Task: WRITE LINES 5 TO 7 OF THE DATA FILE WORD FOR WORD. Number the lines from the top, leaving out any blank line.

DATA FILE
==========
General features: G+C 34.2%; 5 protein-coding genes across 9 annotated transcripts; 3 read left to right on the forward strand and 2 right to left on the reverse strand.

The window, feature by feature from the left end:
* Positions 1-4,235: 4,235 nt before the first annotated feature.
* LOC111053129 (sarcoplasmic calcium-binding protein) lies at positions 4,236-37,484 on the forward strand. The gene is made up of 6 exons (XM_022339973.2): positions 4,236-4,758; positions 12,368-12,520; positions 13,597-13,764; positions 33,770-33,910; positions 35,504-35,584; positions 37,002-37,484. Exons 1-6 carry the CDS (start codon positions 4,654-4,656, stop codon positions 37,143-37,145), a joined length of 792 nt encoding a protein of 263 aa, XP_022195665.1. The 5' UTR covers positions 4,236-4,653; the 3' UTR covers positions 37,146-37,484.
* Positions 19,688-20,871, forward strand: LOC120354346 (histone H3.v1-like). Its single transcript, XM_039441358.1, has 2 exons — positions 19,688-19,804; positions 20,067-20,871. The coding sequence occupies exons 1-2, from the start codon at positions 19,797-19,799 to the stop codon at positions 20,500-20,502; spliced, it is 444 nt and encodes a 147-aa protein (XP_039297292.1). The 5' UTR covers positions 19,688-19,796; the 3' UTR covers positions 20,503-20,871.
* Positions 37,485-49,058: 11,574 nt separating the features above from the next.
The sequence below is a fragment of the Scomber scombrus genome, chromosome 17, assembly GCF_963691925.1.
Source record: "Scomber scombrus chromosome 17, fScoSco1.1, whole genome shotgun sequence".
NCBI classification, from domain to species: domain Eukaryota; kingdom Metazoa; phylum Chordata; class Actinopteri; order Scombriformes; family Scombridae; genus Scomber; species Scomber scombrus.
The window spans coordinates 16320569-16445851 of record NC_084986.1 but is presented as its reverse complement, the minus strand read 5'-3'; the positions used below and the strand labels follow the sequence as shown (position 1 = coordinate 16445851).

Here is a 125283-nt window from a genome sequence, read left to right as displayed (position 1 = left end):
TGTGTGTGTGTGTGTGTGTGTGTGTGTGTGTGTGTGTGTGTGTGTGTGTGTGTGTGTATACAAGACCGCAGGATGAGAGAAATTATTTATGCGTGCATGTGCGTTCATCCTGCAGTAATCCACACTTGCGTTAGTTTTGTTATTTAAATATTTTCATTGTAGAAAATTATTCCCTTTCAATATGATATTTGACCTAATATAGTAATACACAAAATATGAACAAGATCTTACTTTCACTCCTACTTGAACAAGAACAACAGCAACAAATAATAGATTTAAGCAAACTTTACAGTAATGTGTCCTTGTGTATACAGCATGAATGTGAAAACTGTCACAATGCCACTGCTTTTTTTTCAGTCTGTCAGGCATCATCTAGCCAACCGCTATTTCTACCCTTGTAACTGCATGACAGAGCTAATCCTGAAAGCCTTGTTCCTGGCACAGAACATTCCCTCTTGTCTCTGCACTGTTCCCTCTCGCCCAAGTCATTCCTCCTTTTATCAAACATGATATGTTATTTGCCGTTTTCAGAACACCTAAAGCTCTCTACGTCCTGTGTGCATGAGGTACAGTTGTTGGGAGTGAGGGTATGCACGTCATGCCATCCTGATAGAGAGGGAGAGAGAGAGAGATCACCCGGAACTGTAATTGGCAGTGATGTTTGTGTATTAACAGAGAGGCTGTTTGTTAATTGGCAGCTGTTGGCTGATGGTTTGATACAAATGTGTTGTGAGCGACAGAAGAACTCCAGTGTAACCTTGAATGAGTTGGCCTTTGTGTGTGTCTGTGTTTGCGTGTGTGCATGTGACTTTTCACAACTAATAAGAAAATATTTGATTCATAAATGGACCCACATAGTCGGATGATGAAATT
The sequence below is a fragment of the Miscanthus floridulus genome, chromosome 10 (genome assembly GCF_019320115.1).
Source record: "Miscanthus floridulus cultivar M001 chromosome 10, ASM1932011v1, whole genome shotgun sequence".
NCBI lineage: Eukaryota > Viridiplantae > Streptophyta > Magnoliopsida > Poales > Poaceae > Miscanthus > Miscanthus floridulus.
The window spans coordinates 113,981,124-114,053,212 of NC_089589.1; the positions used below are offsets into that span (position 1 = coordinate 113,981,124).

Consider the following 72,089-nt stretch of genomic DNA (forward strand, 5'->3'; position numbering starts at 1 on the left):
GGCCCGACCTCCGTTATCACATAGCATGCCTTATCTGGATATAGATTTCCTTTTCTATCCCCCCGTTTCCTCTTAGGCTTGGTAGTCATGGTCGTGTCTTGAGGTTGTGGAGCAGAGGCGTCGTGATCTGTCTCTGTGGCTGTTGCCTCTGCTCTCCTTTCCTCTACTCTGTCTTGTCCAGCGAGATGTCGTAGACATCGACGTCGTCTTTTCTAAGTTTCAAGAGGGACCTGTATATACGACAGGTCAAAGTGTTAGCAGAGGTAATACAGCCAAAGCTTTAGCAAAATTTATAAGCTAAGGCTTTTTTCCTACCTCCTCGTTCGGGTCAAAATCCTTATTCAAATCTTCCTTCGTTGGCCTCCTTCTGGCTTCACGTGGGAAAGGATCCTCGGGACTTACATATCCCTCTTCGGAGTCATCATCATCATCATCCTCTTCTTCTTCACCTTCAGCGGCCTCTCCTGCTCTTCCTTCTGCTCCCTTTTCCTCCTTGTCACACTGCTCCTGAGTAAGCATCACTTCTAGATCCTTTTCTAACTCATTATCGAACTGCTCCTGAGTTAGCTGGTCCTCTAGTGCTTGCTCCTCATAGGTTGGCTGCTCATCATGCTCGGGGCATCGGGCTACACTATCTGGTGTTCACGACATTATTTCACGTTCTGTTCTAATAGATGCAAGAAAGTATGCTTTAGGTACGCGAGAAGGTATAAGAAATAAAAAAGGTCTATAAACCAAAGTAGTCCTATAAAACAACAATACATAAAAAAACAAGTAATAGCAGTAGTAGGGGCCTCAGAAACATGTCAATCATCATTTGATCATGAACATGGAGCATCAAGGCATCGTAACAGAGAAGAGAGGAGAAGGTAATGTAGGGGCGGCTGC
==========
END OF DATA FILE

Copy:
* Positions 19,688-20,871, forward strand: LOC120354346 (histone H3.v1-like). Its single transcript, XM_039441358.1, has 2 exons — positions 19,688-19,804; positions 20,067-20,871. The coding sequence occupies exons 1-2, from the start codon at positions 19,797-19,799 to the stop codon at positions 20,500-20,502; spliced, it is 444 nt and encodes a 147-aa protein (XP_039297292.1). The 5' UTR covers positions 19,688-19,796; the 3' UTR covers positions 20,503-20,871.
* Positions 37,485-49,058: 11,574 nt separating the features above from the next.
The sequence below is a fragment of the Scomber scombrus genome, chromosome 17, assembly GCF_963691925.1.